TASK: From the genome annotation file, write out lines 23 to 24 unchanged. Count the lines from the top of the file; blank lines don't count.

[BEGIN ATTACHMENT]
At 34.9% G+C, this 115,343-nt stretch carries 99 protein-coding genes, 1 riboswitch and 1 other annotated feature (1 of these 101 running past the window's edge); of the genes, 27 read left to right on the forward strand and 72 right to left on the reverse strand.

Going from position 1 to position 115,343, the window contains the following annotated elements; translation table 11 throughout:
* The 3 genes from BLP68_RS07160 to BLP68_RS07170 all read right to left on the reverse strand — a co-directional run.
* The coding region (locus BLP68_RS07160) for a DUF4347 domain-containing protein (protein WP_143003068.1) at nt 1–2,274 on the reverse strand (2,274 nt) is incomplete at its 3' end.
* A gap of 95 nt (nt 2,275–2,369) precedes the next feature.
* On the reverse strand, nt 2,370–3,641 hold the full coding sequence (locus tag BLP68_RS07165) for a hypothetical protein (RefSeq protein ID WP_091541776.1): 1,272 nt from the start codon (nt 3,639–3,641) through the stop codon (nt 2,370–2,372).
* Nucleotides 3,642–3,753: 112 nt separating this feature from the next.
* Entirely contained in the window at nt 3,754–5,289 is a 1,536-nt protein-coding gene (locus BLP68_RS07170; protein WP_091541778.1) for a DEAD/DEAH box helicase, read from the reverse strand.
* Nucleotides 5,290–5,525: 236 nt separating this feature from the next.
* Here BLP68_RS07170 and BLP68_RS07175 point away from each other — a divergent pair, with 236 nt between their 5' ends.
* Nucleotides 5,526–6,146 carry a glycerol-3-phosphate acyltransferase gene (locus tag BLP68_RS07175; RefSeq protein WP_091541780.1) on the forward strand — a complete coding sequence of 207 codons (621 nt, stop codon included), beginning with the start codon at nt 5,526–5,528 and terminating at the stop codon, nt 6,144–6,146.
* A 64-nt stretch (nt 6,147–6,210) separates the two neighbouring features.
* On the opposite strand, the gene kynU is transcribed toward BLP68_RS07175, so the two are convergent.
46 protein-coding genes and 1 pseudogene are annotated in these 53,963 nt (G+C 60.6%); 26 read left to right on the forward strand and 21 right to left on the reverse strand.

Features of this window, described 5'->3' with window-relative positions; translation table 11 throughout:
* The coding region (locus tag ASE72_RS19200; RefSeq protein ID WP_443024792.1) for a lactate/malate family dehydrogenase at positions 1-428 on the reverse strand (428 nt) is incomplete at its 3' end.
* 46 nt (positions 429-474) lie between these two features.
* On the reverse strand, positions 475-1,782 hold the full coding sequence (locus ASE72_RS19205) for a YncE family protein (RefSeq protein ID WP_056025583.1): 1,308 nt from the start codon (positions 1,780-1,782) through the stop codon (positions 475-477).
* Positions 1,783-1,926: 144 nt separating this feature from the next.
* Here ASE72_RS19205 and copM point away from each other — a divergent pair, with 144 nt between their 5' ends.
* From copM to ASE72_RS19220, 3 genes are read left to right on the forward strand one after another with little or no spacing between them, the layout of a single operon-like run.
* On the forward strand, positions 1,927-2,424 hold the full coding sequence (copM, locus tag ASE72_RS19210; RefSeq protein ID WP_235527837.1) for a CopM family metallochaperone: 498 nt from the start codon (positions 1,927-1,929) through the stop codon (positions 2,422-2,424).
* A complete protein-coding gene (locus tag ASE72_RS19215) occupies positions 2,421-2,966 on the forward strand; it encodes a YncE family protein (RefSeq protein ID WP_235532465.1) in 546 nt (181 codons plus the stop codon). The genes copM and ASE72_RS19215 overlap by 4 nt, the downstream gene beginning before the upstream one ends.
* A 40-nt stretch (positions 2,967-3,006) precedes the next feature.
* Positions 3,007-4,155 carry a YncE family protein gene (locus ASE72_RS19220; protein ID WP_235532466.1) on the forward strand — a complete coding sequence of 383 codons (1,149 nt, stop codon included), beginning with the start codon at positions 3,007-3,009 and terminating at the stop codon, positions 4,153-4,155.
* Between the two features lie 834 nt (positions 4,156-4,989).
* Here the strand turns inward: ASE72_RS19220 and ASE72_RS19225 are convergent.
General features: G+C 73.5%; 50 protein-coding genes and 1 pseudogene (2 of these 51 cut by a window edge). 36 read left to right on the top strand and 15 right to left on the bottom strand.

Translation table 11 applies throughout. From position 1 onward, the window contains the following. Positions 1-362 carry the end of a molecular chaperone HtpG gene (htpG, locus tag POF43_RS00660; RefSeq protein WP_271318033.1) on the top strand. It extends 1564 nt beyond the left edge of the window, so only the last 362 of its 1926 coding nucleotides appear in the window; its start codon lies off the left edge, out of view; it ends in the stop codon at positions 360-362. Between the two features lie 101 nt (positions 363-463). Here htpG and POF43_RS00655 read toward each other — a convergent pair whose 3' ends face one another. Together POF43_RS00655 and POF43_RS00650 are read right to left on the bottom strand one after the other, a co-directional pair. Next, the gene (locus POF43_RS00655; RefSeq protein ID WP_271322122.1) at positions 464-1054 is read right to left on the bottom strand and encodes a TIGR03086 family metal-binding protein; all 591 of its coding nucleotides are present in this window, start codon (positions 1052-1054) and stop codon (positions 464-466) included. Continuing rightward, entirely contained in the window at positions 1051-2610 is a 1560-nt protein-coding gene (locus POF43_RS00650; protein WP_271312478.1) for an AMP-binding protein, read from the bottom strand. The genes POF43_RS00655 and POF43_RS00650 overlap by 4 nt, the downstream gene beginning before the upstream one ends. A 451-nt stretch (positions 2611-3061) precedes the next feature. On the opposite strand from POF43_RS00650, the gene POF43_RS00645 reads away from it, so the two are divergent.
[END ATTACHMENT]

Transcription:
* A complete protein-coding gene (locus tag ASE72_RS19215) occupies positions 2,421-2,966 on the forward strand; it encodes a YncE family protein (RefSeq protein ID WP_235532465.1) in 546 nt (181 codons plus the stop codon). The genes copM and ASE72_RS19215 overlap by 4 nt, the downstream gene beginning before the upstream one ends.
* A 40-nt stretch (positions 2,967-3,006) precedes the next feature.